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The following code doesn't build.

struct some_struct {
    some_struct() {
      ... do something here to specify size of v; how ??
    enum {

    static std::vector<std::string> v(TWO);

Appreciate any ideas.. nothing seems to suggest this is illegal use.

Typo: Fixed the vector syntax and correction: I have only tested on 2005/2008, not 2010. The error message for those who asked:

error C2061: syntax error : identifier 'TWO'

Further edit:

It looks like the compiler thinks v is a function that returns type std::vector<std::string>; all of this is inside a struct (I have now further corrected my post to clarify this some more). Perhaps I need to leave out the size argument which it confuses with a type and declare the size somewhere in the constructor? I meant for this vector to be a static data member of the struct. How do I get the compiler to understand this?

NOTE: On Linux I tested it on a standalone code resembling what I had up originally (without the struct)... so maybe it wouldn't compile on Linux with this correction. So I removed the comment that it built OK on Linux. Apologies.

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What is the error message? This compiles fine on VS2010, once you fix the obvious error (no type specified for the vector). –  Oliver Charlesworth Jun 27 '12 at 21:00
I doubt it compiles on any platform or compiler. You need to specify a type for a vector. –  Luchian Grigore Jun 27 '12 at 21:00
@LuchianGrigore, at first I thought it might be the most vexing parse, but trying it showed that you are correct: ideone.com/ccTWv –  Mark Ransom Jun 27 '12 at 21:04
Even after fixing up the obvious namespace errors, the lack of type still breaks it: ideone.com/QfPeK –  ssube Jun 27 '12 at 21:23
Bah! That was a typo, guys. Fixed. Actual code didn't have the typo. –  squashed.bugaboo Jun 27 '12 at 21:43

3 Answers 3

up vote 2 down vote accepted

You can't initialize the class member in the class declaration. You need to instantiate it outside:

#include <vector>
#include <string>

struct some_struct {
    some_struct() {
    enum {

    static std::vector<std::string> v;

some_struct::v = std::vector<std::string>(TWO);

int main() {}
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It should be using the standard constructor "explicit vector ( size_type n, const T& value= T(), const Allocator& = Allocator() );". Perhaps Visual C++ doesn't have that one? –  A. L. Flanagan Jun 27 '12 at 22:08
Hmm.. I made a lot of corrections/clarifications to my original post (which admittedly was devoid of details). Kindly take another look. –  squashed.bugaboo Jun 27 '12 at 22:09
Or maybe Visual C++ won't auto-convert an enum value to a size_type. std::vector<int>::size_type is "implementation defined", so maybe it's legitimate to not do the conversion. –  A. L. Flanagan Jun 27 '12 at 22:11
@squashed.bugaboo see my update –  moooeeeep Jun 27 '12 at 22:15
Thanks @moooeeeep: You might've nailed it. WTF would C++ make this so complicated? I tried something close, but didn't try the assignment operator on the vector (v) like you did. –  squashed.bugaboo Jun 27 '12 at 22:18

NOTE: All of the following is invalidated by OP's corrections to the original question.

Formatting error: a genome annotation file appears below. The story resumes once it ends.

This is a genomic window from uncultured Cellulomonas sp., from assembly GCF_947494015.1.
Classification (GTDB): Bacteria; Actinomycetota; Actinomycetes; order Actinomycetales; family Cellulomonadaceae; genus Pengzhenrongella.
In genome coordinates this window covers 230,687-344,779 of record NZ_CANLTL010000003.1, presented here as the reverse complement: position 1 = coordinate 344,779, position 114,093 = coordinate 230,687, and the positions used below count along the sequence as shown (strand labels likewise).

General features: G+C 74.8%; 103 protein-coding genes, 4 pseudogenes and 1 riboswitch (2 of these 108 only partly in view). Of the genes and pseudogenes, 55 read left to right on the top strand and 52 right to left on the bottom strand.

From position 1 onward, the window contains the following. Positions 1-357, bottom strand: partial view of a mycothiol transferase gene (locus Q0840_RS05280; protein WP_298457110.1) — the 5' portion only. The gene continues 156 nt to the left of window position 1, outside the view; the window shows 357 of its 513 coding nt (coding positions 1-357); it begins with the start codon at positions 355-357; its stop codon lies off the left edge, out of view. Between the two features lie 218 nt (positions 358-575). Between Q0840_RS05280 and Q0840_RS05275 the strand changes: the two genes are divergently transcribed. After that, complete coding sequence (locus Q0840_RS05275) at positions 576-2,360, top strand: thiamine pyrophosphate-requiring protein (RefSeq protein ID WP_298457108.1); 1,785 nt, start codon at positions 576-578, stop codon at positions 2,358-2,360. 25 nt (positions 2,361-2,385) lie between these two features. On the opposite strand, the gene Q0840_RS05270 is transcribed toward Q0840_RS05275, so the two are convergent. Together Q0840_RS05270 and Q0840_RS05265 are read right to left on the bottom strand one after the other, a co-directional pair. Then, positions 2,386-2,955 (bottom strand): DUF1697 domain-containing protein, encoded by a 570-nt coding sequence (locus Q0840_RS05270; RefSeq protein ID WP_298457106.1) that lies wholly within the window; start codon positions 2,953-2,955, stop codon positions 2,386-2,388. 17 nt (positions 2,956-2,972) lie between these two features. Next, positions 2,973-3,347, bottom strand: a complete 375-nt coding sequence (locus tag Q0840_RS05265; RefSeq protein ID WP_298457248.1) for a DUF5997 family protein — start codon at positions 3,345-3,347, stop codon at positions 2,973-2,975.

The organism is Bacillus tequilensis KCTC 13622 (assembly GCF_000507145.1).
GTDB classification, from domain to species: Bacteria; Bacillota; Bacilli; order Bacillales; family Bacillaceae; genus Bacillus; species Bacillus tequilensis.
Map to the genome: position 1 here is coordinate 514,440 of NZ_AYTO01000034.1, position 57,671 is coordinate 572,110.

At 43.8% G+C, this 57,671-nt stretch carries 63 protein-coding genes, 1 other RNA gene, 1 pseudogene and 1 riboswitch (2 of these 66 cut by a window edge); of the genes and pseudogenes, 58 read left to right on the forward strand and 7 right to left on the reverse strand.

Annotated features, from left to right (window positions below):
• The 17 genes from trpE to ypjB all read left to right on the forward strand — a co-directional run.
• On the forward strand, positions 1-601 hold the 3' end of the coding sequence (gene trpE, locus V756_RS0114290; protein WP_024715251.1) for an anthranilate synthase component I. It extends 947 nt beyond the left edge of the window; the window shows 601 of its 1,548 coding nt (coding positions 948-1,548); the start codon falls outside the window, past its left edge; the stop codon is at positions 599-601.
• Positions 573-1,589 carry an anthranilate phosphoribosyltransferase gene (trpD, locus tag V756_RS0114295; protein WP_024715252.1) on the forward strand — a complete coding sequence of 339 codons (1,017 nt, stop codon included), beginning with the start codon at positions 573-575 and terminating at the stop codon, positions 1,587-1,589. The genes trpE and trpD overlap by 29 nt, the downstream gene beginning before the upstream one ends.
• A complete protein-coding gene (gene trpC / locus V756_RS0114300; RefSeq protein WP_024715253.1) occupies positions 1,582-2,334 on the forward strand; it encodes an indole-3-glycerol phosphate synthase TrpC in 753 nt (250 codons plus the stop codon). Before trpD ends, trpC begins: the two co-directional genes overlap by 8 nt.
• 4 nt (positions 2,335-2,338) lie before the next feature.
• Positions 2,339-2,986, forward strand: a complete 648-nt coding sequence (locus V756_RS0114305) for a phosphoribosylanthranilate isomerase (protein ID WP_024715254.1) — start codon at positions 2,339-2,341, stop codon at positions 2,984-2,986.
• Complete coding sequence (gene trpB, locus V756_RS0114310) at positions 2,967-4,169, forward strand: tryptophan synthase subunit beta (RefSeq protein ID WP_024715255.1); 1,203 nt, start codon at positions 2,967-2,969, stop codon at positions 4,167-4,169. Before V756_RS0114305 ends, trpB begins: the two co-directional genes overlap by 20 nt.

It all depends on where you got the definition of vector from. If somewhere you've included a standard C++ #include file which defines the vector<> template, (or, more recently, the std::vector<> template), then you'll get errors because it's defined as a template but no type is provided. It expects something like:

std::vector<int> v;

If you haven't included the standard file somewhere along the way, it's getting the definition of vector from somewhere else, and Lord only knows what sort of constructor arguments it expects.

Anyway, vector as a class is non-standard, and it's not surprising if the declarations and implementations differ (or are absent) from one environment to another.

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std::vector most certainly is in the standard. The rest of the answer is also wrong. –  ssube Jun 27 '12 at 21:12
Yes, it is. Did I suggest differently somewhere? –  A. L. Flanagan Jun 27 '12 at 21:14
The last bit, starting with "anyway, vector as a class is non-standard..." std::vector is always a class. –  ssube Jun 27 '12 at 21:15
Ah. I meant "class" in the sense of "not a template". You are of course correct, in that vector<int> is a class, and vector<string> is a class, etc. I guess my point is that it's clearly not referencing the standard vector, so there's no way to tell what the problem is. –  A. L. Flanagan Jun 27 '12 at 21:18
While there are a variety of problems with the snippet as given, names resolving to some other vector class is not suggested by the question in any way. –  ssube Jun 27 '12 at 21:25

You can't initialize a vector in the header like that. Since it's static you do it in the source file, at the place it's declared:

std::vector<std::string> some_struct::v(TWO);

If it weren't static you would do it in the class constructor's initialization list.

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Who said I did it in the header? This is in the implementation (CPP). The struct is a private member of another class. –  squashed.bugaboo Jun 27 '12 at 22:15
@squashed.bugaboo, usually class declarations go in a header so I just assumed. My point is that the static v member must be declared in the class declaration then defined again somewhere outside of the class declaration. –  Mark Ransom Jun 27 '12 at 22:26

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